For many of us, the idea of psychotherapy or counseling can be a frightening prospect. There is a misconception that therapy is only for those who have “serious issues.” I beg to differ. Yes, those of us who are living with depression, anxiety, or the long term effects of trauma would definitely benefit from good therapy. But all of us could find a course of therapy or counselling really worthwhile and a fantastic investment of our time and money. We might just need to rethink how it could be beneficial.
My official title is Psychotherapist. But I also call myself a counsellor and a coach. Is there a difference?
For many therapists, we use “psychotherapist” and “counsellor” as synonyms. It is a matter of semantics, and there are no hard and fast rules about the differences. I tend to gauge from my client, which of those terms he or she feels more comfortable, and then that is what we use. Coaching, on the other hand, tends to have a very specific focus. It is often more about helping someone find a way forward. With psychotherapy, there are times when we have to look back in order to understand the present so that we can look ahead.
For some, the idea of “psychotherapy” is frightening. It says mental illness and mental health issues that need to be resolved. Also, it suggests a lengthy, emotionally painful process. And certain therapy styles do spend a lot of time looking back and working through the past in minute details.
For some, this is a helpful experience. It also takes a huge commitment both in terms of time and money. But some schools of therapy believe it does not need to be a lengthy and emotionally draining experience. I am a short-term, solution-focused therapist, and I see many clients living with depression or the impact of terrible traumas. But the style of psychotherapy I use aims to resolve these as quickly and as with as little emotional pain as possible.
But many others make contact and come along to see me who are living healthy and, mostly, fulfilling lives. Why have they asked to see me? And then this is where the coach in me might make an appearance.
We all have moments when life throws us a problem or difficulty that unsettles us. The last six months have been difficult for all of us. Suddenly families have been confined to a house 24 hours a day. Both parents are trying to work from home, educate the kids, and entertain them as well. It has caused major stress for many. For some, we have been able to roll with it muddle our way through it. But some have needed a helping hand. This does not mean that they are mentally ill. It simply means that life has thrown a curveball and they were not quite ready for it. And that is hardly surprising.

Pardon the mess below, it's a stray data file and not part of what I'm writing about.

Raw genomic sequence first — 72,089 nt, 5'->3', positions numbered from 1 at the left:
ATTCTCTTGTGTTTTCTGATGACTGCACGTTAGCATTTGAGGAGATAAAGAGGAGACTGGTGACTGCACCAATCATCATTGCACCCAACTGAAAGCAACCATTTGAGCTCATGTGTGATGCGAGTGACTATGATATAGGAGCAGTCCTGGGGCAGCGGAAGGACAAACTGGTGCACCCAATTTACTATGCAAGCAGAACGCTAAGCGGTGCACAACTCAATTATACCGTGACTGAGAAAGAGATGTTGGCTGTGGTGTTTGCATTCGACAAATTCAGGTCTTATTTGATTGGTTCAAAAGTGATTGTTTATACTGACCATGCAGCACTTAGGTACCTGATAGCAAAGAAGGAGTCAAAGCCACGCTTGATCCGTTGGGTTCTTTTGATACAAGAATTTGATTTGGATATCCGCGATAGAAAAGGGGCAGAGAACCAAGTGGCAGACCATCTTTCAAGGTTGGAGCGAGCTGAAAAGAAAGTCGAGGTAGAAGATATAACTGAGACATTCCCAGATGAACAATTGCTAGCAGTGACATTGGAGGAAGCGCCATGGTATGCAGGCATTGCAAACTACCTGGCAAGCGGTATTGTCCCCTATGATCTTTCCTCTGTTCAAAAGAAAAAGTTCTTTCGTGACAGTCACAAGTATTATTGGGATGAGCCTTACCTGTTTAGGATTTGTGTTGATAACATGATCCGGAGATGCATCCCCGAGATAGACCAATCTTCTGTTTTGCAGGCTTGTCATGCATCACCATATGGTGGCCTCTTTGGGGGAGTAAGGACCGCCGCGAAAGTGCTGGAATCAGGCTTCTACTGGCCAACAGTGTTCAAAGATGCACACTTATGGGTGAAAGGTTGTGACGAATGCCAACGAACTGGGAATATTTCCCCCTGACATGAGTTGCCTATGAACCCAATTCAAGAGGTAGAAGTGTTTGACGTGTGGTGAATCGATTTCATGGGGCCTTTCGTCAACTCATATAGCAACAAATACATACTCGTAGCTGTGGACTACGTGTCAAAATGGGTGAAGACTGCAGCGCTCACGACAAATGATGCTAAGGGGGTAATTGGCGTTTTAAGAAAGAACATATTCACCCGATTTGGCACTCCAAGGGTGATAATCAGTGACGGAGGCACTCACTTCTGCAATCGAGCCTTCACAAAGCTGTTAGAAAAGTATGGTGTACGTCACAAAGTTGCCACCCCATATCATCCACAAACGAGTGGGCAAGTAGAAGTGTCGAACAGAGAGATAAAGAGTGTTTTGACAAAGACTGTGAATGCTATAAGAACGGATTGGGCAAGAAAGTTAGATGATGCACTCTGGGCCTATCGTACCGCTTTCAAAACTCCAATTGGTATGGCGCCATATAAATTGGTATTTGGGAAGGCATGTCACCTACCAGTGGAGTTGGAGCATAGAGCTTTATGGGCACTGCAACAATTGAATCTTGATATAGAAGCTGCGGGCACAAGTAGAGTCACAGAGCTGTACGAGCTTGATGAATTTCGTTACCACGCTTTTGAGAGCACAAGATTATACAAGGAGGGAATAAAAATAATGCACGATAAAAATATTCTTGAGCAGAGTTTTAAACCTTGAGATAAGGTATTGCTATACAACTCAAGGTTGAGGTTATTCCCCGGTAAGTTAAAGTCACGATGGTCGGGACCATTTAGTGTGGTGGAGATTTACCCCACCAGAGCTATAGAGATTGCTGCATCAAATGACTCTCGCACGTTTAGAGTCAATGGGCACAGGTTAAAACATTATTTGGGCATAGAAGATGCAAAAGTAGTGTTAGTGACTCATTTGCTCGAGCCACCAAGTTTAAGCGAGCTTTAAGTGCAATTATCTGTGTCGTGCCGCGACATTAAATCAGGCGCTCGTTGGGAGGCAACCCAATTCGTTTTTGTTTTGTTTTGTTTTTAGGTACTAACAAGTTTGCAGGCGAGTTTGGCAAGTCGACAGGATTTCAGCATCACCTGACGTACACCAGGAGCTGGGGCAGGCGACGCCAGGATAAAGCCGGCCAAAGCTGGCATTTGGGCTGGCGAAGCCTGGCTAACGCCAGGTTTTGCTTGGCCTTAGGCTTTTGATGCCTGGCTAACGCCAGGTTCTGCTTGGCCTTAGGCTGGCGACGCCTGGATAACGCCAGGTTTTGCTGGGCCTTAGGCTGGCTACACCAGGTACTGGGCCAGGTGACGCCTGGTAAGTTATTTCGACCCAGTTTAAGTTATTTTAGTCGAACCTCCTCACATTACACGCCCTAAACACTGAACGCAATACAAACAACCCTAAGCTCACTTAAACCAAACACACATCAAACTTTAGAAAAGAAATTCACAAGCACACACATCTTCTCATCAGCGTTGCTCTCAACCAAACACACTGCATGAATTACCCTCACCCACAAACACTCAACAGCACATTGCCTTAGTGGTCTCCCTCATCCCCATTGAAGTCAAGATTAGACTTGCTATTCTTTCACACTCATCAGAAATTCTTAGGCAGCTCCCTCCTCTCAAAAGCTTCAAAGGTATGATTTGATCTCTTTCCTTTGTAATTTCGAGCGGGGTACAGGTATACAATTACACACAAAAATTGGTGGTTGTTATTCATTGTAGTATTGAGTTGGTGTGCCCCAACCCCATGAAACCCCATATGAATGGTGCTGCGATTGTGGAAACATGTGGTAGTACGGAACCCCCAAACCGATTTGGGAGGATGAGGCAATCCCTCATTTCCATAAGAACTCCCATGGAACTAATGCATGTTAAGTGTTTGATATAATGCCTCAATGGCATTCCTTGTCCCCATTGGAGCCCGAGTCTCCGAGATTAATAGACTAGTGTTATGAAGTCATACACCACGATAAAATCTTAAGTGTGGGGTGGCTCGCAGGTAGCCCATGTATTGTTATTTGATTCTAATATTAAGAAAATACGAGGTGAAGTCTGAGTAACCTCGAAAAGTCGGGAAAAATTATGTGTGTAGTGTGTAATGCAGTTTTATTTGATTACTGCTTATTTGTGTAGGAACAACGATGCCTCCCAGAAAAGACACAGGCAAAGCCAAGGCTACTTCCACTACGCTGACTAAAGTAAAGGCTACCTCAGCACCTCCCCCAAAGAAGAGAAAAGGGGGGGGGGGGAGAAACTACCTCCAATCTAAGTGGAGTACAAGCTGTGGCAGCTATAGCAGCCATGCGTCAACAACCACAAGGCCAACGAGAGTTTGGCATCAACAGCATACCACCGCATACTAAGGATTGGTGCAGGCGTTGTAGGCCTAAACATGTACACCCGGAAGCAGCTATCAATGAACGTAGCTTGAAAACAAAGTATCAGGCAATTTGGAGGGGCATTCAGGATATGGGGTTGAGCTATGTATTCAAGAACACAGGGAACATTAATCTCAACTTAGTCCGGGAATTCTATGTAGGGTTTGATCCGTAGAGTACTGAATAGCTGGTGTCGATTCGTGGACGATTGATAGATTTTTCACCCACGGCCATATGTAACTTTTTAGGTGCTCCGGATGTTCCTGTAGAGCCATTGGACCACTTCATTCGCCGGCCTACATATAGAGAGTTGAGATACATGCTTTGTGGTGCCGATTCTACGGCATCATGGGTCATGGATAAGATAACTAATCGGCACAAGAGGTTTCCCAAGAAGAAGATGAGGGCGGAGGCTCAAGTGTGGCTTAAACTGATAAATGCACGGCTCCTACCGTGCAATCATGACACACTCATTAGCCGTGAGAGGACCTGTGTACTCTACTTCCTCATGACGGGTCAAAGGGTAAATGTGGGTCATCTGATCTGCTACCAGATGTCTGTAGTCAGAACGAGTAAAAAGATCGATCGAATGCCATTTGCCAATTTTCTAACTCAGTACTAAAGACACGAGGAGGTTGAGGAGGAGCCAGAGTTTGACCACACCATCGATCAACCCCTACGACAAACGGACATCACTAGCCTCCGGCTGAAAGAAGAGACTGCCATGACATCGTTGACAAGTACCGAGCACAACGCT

Now that life is returning to something a little more normal, many have been able to return to equilibrium quite easily and with no noticeable impact on themselves or those close to them.
However, sometimes we might need a bit of a helping hand to get back on track. And this is where I can help. I have seen a steady rise in the number of people needing a tweak or some guidance to get through a particular moment in their lives.
One of the biggest areas where I have helped adults is when it comes to the issue of work-life balance. Many of us work very long hours, and we lose sight of our family or our general physical and emotional well-being. A few small tweaks in lifestyle can make a massive difference. But sometimes, someone else needs to open these opportunities or possibilities if we are blind to them. Someone objective. Someone who has your interests at heart. And that is where a counsellor could be really useful.
So if you decide that you want to explore whether some counselling, therapy, or coaching would be beneficial, here are some guidelines:
- Do your homework. Research the different styles of therapy. And then see what you can find out about the therapists you find.
- Be prepared for the possibility that you might not click with the first therapist you find. It is a very personal relationship, and you do need to feel that you have a fit. A good therapist will understand if you choose to terminate the relationship.
- Check that your therapist is credible. Do they belong to a recognised body that is regulated? Have they got recognised qualifications behind their name?
- Make sure you know what you want to get out of the process. Have a clear goal in mind. Set yourself a target.
- But most of all, set out to find the experience ultimately rewarding, enriching, and interesting.
A good counsellor can teach you new coping skills and mechanisms that you can then employ on your own. A good therapist or coach will aim to make you independent and self-reliant. My mantra for myself is: make yourself redundant as quickly as possible.